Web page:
Bishop Duleep de Chickera urged the warring Sri Lankan government and Tamil Tigers to return to the negotiating table.
Church leaders in Sri Lanka who organized a march in the island nation’s capital, Colombo, have urged the government and Tamil rebels to resume peace talks, which were suspended in April.
More than 2,000 Catholics and Protestants took part in the three-kilometre procession on Aug. 22 from the Roman Catholic church of St. Mary in Bambalapitiya to the Methodist church in Kollupitiya, in Colombo.
The event was organized by the Roman Catholic church and the National Christian Council of Sri Lanka, which comprises eight Protestant denominations.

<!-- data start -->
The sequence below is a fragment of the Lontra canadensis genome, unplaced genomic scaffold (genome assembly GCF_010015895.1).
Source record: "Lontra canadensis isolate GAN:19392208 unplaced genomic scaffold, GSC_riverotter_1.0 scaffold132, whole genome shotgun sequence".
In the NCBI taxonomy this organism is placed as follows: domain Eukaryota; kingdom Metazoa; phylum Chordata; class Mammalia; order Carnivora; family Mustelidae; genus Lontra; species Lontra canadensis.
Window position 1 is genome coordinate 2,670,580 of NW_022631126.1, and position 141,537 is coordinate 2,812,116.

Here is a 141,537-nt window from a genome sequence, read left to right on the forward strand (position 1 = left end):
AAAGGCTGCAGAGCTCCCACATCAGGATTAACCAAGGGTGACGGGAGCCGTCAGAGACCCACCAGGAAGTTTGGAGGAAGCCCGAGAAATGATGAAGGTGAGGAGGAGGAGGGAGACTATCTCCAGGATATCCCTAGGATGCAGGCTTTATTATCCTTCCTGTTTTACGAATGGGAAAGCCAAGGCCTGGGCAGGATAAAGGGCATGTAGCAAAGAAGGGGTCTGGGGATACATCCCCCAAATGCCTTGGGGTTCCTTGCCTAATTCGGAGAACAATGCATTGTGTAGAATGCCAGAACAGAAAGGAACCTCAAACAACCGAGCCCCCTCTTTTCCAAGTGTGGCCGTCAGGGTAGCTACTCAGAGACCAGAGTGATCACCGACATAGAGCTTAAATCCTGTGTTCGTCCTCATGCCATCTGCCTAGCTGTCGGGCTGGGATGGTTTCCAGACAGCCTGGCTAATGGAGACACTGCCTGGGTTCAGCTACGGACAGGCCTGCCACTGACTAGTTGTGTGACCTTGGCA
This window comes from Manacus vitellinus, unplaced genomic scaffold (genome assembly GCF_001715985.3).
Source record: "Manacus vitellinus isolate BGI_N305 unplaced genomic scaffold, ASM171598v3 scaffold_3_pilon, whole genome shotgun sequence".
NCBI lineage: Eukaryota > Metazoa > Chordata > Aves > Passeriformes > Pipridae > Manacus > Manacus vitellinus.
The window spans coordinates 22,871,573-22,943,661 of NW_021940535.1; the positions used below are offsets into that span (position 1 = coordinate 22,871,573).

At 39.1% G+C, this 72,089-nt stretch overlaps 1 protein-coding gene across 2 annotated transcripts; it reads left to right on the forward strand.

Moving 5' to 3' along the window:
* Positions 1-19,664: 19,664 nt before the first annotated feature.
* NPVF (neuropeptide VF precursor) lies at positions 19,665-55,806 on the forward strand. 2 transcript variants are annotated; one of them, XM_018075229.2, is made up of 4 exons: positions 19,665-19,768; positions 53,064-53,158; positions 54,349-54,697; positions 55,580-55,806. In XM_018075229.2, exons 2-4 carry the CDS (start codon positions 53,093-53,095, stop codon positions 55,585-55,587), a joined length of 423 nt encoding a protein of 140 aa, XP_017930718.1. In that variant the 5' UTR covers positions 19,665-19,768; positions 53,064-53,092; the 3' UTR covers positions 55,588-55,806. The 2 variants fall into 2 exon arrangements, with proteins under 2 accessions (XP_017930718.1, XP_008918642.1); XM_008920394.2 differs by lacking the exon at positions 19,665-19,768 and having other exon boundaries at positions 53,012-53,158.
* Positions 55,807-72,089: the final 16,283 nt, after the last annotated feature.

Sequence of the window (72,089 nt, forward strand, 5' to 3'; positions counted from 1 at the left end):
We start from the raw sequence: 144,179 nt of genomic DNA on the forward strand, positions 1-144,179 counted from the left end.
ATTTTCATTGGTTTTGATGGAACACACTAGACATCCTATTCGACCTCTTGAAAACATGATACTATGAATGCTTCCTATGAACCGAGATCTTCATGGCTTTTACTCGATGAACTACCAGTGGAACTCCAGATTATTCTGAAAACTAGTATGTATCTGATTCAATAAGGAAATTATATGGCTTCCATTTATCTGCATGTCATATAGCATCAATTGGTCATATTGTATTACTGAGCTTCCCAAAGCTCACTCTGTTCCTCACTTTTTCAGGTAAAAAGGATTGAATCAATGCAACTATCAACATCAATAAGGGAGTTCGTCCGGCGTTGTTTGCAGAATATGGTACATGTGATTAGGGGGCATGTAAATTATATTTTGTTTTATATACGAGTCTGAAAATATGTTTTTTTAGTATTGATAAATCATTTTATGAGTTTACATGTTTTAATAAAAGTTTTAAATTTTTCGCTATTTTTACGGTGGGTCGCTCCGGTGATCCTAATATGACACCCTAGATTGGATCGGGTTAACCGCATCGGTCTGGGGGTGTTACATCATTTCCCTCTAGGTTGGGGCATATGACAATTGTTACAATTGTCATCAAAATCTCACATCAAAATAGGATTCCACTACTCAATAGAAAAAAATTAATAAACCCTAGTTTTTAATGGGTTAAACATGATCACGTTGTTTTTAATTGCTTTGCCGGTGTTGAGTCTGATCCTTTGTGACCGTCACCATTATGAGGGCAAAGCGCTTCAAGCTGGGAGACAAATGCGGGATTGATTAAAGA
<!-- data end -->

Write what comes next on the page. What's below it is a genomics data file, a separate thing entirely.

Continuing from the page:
“ There is an impasse [in the peace talks] and the people are getting anxious,” said Anglican Bishop Duleep de Chickera of Colombo, who headed the march with leaders of the Salvation Army, Roman Catholic, Methodist and other Protestant churches.
“ We wanted to tell the government and the LTTE [Liberation of Tigers of Tamil Elam, known as Tamil Tigers] to return to the negotiation table at the earliest.”
The rebel Tamil Tigers withdrew from peace negotiations with the government in April, citing a lack of progress. The rebels have demanded a plan for power-sharing with the government. Six rounds of peace talks have been held since a cease-fire agreement was reached in February 2002.
“ This was a visible manifestation of our commitment to peace,” said Bishop Chickera, explaining the purpose of the march.